Billions of people around the world still cook inside over open fires. They burn dung, wood and charcoal to fuel the flames, clouding their homes with toxic fumes.
For activists and entrepreneurs, this has seemed like an easy fix: Design a cleaner cookstove, get it in the hands of the people who need them, and harmful emissions of Â “black carbon,” or soot, that damages people’s lungs and contributes to climate change will decline.
In recent years, millions of impoverished families have received clean cookstoves via public and private initiatives. Yet black carbon is still a major health problem, in part because families can’t afford to fix the clean cookstoves when they break.Â
Now a team of scientists in California might have found a way to crack the cookstove code.
Using wireless data technology and cell phone networks, the group designed a system that enables women in rural India to use and repair cleaner stoves and be compensated for doing so.
They published the results of their two-year pilot project in the Oct. 31 online edition of Nature Climate Change.
“We’re looking to empower women to not only be able to afford the stoves, but afford to keep the stoves running,” said Nithya Ramanathan, a senior researcher for Project Surya, which led the initiative.
The team is planning to grow the project from 4,000 homes in rural India to a million households within the same region. At that scale, “a literal cloud of air pollution would disappear,” Ramanathan told Mashable.Â
Black carbon is made of tiny particles that come from burning solid biomass such as dung and wood. When regularly inhaled, it can cause lung cancer, heart disease and other illnesses. Â
The World Health Organization estimates around 4.3 million people die prematurely each year from illnesses linked to household air pollution.
Public health experts who weren’t involved with the experiment said they were excited by the initial field results and the potential to use wireless technologies to spur greater use of clean cookstoves.
“It is time the rural development world fully embraced modern IT techniques such as these,” Kirk Smith, a professor of rural environmental health at University of California, Berkeley, said by email from India.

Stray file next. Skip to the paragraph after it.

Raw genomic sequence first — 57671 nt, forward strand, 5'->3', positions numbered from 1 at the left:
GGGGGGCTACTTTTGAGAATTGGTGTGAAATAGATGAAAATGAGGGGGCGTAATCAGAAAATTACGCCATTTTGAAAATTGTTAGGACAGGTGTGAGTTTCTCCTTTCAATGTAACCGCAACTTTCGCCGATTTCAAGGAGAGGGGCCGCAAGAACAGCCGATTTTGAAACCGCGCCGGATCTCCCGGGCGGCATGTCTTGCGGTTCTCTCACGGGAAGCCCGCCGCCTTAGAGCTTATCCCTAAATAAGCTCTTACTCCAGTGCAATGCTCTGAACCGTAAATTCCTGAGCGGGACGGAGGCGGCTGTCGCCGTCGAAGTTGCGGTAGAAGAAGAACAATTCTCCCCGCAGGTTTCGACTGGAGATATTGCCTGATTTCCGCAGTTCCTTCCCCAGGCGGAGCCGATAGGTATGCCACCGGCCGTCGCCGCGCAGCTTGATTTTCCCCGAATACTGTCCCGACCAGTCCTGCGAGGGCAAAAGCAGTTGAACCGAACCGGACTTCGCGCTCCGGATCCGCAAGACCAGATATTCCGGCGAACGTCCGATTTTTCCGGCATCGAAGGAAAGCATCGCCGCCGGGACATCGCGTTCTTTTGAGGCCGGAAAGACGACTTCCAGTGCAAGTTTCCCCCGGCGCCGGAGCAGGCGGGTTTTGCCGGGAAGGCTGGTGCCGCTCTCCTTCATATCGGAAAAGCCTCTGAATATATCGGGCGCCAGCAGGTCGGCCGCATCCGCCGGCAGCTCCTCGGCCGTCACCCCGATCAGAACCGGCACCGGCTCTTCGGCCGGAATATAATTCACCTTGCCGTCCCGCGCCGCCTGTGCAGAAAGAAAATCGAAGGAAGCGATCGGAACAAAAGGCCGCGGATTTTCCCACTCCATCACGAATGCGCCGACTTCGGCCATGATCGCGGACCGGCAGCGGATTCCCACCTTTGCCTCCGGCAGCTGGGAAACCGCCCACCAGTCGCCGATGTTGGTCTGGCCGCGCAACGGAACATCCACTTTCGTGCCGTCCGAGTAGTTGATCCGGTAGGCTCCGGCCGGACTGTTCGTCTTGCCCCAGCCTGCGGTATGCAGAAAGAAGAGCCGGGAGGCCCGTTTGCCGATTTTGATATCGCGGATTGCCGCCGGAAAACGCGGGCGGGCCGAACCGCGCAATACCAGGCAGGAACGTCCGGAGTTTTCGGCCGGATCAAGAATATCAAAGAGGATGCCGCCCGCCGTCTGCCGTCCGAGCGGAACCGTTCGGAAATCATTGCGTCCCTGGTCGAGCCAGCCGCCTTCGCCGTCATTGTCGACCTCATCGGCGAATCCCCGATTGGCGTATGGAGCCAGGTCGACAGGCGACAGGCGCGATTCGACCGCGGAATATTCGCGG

Because not all cookstove designs are created equal, Project Surya limited its pilot project to a certain type of “forced-draft” stove. The $70 model still burns cheap biomass, but it uses fans to lower fuel use, shorten cooking times and limit harmful smoke.
Starting in May 2014, the team worked with 4,038 households in the eastern Indian state of Odisha.Â
Nexleaf Analytics, Ramanathan’s non-profit tech company, developed a wireless sensing system to monitor the families’ use of the cookstoves. About 450 homes had the wireless sensors, while the remaining households manually logged their usage.
The team found that one hour of cooking on the clean stove reduced air pollution by about 0.003 tons of carbon dioxide equivalent. Women could earn $6 for each avoided ton, or about $32 a year if they used the stove for five hours every day.
That’s a sizable chunk of change for families who typically earn just $2 a day. But it wasn’t enough to push women to go out, buy extra fuel and run their stoves longer than needed to rack up extra credits, Ramanathan said.
The 17-month experiment encountered a few hitches.Â
Within the first six months, about half of the stoves broke down, and only half of the duds were repaired. Women in isolated villages also had trouble collecting their cash payments.
Through trial and error, Project Surya found the best way to pay women was to send credits via cell phones through M-Pesa, a money transfer service similar to PayPal. Local agents cashed out the credits at banks in town and then traveled to villages to hand women the cash.
Researchers are now working to build local repair networks, said Tara Ramanathan, Nithya’s sister and a program director at Nexleaf.
Their father, Veerabhadran Ramanathan, heads Project Surya and is a prominent climate scientist at the Scripps Institution of Oceanography in San Diego.
Women in Project Surya’s pilot project earned about $70,000 in total carbon credits. With a million participants, payments would likely total about $100 million a year.Â
The funding could come from governments and financial institutions in developed countries, which have pledged to invest $100 billion a year to finance climate change projects in developing economies, Nithya Ramathan said.
But public health experts said Project Surya’s initiative has several kinks to iron out if it’s going to scale to millions of households.
Smith, the Berkeley professor, said the team should also attach wireless sensors to the conventional, polluting stoves. In his own research in northern India, Smith found that families continued to use their traditional stoves even with a cleaner model in the house â a process known as “stacking” that undermines the health benefits of new, cleaner stoves.
Rema Hanna, a Harvard University economist who led an extensive field study on clean cookstoves in 2012, said that while she applauded Project Surya’s work, further research is needed to see if this model can actually curb indoor air pollution or financially motivate families at a larger scale.
“Before we start scaling up financial incentives, I would encourage even more testing of this model in other settings,” she told Mashable.Â
Hanna said that in general she believes researchers should postpone initiatives to deliver clean cookstoves to rural communities, given how many stoves end up broken or unused.
“Researchers should focus on both improving stoves and testing other potential solutions before we spend lots of money and resources doing large-scale stove interventions,” she said.